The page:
Omnichannel consumers, or those who buy groceries both online and in-store, are on the rise and can equate to strong sales opportunities for supermarket operators.
But it’s essential that retailers respond to the unique preferences and expectations of this hybrid shopper.
According to the Omnichannel Special Edition report from 84.51°, a Cincinnati-based research and insights firm and a unit of The Kroger Co., the omnichannel customer:
- Is more likely to be a Millennial
- Has children
- And is highly engaged with natural and organic offerings
In a February survey of 400 consumers who shopped Kroger online and in-store over the previous 52 weeks, 84.51° found that 36% shop most online and in-store some; 33% shop mostly in-store and online some; and 19% shop online and in-store equally.
For the upcoming month, 47% of the omnichannel consumers said they were planning to shop instore, compared to 78% of the general population.
In addition, 29% of omnichannel consumers said they planned to use online pick-up services, compared to 9% of the general population, and 20% planned to use online shipping or delivery services, versus 12% of the general population.
Consumers, meanwhile, provided a myriad of reasons for deciding whether to shop online or visit a grocery.
Factors cited by those or choosing to buy online include being able to shop at home or anytime of the day, which was named by 62% of respondents; saves time (52%); ability to stay away from crowds (51%); less stressful to buy online than in-store (39%); and easier to make sure that they don’t forget anything (34%).
In-store preferences include being able to pick their own produce, meat, fish, and other foods, which was indicated by 46% of respondents; not having to worry about getting the wrong item (38%); not wanting to pay extra fees for pickup or delivery (33%); not having to meet a minimum order requirement (32%); and the need to make a specific trip to buy a specific item (32%).
In addition, 43% of persons visiting stores said selection is a key driver, compared to just 14% for those ordering online for delivery and 10% for pickup.
Seventy-six percent of consumers who are ordering online for delivery and 73% who do so for pickup also list convenience as the major factor, compared to only 31% from in-store customers.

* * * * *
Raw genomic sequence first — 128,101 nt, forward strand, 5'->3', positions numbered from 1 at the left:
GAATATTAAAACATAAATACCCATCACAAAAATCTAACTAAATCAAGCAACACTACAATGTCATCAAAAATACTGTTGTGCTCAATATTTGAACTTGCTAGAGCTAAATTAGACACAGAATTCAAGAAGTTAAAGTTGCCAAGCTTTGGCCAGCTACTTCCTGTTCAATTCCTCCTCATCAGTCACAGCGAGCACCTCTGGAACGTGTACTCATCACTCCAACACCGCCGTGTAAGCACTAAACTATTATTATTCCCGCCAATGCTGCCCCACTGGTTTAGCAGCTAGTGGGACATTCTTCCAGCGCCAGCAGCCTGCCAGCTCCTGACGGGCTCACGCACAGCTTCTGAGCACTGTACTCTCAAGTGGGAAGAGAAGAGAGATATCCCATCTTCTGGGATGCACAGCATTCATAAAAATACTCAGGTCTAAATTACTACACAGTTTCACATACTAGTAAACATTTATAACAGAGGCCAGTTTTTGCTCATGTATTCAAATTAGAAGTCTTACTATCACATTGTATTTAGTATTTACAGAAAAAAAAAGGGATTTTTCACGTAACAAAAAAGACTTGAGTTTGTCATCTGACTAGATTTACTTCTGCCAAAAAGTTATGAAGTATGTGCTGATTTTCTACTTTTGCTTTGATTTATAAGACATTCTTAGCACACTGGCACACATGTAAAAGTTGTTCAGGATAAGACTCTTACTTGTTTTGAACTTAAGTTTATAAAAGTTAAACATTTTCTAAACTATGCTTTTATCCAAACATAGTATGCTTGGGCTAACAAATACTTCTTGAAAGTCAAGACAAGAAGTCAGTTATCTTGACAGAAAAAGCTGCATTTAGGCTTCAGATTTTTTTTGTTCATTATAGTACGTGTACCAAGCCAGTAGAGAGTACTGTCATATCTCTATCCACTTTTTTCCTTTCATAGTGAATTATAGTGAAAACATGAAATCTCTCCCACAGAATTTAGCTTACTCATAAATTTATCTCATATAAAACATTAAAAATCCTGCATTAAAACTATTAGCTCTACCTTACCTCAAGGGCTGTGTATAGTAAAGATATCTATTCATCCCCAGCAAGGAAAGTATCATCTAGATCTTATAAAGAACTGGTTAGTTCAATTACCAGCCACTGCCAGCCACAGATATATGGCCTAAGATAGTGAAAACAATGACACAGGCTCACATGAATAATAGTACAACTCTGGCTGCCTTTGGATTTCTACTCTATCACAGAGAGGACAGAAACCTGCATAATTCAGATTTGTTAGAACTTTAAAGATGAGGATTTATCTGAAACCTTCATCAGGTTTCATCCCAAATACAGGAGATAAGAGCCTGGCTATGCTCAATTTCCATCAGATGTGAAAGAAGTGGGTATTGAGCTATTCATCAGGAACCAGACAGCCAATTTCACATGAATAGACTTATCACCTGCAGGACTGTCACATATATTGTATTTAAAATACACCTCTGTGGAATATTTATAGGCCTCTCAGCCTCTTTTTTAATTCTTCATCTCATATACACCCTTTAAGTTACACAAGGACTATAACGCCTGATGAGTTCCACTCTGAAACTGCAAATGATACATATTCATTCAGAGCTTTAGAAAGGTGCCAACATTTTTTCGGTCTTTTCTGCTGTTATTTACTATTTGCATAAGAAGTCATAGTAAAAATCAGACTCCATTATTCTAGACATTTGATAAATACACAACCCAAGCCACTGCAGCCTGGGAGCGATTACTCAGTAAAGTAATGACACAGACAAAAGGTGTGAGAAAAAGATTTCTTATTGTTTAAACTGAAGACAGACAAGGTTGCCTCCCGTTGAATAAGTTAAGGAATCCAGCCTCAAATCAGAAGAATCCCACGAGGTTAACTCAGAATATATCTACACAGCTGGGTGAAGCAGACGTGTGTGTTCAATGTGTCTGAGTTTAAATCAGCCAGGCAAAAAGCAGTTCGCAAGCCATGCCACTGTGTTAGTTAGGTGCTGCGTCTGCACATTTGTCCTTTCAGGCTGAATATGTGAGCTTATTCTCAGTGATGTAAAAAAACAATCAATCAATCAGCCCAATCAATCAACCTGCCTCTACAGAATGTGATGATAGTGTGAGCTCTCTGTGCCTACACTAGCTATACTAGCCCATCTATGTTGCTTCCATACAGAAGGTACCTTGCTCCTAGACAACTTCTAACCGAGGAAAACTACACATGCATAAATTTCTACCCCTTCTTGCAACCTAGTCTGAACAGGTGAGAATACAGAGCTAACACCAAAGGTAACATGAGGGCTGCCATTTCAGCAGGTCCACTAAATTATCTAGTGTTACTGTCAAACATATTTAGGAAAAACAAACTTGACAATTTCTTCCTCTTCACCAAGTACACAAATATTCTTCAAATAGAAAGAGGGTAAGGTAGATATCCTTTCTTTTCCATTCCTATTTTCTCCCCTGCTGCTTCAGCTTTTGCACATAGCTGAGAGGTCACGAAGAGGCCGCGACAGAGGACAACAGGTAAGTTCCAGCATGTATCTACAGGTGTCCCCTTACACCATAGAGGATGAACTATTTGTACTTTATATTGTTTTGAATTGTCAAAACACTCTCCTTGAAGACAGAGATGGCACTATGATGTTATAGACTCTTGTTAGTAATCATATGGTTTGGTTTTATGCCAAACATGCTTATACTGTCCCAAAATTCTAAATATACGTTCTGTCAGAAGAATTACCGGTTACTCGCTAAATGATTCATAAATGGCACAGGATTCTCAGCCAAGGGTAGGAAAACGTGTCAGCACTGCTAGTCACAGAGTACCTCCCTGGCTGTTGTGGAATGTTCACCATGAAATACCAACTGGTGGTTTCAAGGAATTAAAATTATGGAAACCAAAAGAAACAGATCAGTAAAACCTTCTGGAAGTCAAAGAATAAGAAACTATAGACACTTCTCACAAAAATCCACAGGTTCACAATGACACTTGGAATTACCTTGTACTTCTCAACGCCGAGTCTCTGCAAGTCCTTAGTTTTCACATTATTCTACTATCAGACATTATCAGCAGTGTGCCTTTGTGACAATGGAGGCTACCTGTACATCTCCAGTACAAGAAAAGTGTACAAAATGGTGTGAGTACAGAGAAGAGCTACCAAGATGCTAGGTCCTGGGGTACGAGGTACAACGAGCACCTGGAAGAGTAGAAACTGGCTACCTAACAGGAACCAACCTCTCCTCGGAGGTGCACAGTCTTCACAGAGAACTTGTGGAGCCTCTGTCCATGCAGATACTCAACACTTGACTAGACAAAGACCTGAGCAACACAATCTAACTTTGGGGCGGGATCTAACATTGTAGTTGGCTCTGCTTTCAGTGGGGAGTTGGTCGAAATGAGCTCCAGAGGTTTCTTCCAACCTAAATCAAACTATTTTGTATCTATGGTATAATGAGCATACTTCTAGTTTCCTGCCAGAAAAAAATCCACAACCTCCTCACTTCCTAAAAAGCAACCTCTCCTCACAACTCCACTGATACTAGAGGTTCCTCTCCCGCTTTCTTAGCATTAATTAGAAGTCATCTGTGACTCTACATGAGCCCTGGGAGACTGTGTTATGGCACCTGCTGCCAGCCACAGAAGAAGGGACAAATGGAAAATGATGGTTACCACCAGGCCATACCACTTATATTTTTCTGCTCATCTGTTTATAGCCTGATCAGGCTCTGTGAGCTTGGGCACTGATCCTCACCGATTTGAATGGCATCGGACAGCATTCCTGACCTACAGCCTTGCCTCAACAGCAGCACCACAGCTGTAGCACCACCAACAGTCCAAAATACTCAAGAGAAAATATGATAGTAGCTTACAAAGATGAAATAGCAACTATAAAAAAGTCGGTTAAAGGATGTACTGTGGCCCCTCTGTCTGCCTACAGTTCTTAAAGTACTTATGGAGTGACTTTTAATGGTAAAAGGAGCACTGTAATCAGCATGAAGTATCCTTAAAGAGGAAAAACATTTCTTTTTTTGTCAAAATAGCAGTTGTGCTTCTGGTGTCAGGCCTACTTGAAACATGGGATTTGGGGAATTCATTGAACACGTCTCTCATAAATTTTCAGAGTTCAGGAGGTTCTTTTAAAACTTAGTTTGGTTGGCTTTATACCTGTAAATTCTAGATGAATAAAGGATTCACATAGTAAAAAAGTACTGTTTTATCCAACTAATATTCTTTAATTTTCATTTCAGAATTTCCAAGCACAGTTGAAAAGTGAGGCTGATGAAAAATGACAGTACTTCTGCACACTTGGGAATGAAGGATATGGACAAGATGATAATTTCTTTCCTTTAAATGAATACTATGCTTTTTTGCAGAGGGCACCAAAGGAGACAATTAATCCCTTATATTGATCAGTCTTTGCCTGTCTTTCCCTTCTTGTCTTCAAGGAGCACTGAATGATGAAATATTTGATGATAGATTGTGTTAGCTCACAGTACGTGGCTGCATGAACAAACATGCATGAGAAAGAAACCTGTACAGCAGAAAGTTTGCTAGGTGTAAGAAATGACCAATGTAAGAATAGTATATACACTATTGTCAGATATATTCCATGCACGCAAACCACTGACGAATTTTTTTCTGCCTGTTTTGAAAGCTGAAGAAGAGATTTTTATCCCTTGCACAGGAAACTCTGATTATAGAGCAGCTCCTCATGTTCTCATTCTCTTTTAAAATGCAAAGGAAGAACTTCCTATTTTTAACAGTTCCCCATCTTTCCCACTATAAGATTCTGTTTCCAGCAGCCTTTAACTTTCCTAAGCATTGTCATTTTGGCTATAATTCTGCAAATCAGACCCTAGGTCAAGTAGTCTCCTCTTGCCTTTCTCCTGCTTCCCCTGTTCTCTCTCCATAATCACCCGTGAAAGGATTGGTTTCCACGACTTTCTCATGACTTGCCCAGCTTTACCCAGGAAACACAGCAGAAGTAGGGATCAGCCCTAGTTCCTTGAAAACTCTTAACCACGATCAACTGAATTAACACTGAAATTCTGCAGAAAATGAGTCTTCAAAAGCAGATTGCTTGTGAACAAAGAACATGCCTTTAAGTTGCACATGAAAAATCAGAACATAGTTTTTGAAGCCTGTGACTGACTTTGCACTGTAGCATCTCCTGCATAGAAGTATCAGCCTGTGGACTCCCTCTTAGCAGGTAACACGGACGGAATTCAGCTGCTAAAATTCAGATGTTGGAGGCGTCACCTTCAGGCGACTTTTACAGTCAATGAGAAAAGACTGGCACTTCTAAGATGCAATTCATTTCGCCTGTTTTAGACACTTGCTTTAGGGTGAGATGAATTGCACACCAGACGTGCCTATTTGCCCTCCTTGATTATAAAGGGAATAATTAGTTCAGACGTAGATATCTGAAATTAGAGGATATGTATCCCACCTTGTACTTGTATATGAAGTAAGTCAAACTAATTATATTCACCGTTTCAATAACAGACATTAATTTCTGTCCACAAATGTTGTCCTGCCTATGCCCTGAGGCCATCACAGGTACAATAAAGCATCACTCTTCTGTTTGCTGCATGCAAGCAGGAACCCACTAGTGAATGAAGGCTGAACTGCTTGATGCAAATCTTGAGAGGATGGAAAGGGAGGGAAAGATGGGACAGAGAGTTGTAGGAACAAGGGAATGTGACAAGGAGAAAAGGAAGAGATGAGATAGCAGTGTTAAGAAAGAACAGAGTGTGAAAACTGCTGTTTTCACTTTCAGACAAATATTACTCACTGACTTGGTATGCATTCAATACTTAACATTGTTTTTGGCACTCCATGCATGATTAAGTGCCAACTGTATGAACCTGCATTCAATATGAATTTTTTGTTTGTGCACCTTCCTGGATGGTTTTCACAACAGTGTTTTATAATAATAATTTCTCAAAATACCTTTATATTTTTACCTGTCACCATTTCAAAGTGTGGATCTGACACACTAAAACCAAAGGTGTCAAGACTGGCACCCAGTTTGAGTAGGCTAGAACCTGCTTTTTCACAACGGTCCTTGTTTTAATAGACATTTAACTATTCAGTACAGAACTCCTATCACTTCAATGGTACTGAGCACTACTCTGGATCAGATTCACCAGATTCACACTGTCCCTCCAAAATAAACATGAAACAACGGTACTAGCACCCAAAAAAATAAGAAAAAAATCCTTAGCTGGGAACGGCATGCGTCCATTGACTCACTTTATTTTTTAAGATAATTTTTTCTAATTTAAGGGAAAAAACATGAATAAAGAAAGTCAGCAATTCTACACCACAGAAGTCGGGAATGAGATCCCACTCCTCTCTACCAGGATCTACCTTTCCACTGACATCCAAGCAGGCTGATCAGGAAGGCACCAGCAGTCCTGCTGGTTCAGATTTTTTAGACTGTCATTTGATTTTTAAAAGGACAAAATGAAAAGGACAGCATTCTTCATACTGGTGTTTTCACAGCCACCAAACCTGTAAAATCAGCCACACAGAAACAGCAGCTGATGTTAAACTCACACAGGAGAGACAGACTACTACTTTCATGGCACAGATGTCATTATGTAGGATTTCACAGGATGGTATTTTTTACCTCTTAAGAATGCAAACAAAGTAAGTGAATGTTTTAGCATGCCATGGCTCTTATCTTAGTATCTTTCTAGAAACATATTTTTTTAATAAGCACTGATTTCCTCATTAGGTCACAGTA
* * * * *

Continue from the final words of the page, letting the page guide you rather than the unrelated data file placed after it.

Thirty-five percent of omnichannel consumers, however, choose to shop in-store for sales and promotions, compared to 27% for online.
Top in-store selections for omnichannel shoppers include seafood, meat, produce, and gift and home goods, such as toys, cards and décor. Leading online selections are shelf-stable grocery, paper products, and cookies, crackers and snacks.
Digital coupons are a favorite with both online and in-store customers, with 73% of respondents listing coupons as a major shopping feature.
Other important elements named when shopping online include accuracy of order, availability of items on shopping lists, the ability to apply coupons or offers, quality of substitutions, and ease of navigating the website or app.
For online products that are indeed out of stock, 75% of respondents said they would purchase the items immediately in-store or during their next online or in-store purchase. In addition, 19% indicated that they would buy the items online elsewhere, and 6% would switch their entire cart to a different online retailer that has the items in-stock.
Factors that would drive consumers to shop online more include cheaper prices (stated by 61% of respondents); more coupons or savings available (50%); lower fees for online services (47%); fewer issues with substitutions (44%); and if they were confident someone else could select the items they want (33%).
When it comes to trying a new product, 42% of omnichannel consumers said they would initiate the purchase in-store, compared to 17% for online pickup and 15% for online delivery.
Thirty-nine percent of delivery and 30% of pickup customers also indicated that they shop online to help reduce impulse purchases, compared to 6% for in-store consumers.